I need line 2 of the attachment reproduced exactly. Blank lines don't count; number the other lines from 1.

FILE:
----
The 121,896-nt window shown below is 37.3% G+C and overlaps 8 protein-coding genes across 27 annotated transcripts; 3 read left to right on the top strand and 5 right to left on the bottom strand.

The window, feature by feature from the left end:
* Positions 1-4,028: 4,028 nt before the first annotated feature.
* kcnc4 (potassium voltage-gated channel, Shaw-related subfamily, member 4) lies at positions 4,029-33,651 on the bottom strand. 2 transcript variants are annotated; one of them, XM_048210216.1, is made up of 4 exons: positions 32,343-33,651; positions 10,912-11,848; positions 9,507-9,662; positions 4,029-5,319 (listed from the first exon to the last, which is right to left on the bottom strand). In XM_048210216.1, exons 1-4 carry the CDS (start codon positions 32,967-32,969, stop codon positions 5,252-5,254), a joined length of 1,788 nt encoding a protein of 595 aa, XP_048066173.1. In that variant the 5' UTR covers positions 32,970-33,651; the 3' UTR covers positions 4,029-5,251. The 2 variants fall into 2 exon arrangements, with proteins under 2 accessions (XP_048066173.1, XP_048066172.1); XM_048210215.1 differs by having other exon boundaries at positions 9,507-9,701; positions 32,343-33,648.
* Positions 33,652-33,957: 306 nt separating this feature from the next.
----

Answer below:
The window, feature by feature from the left end: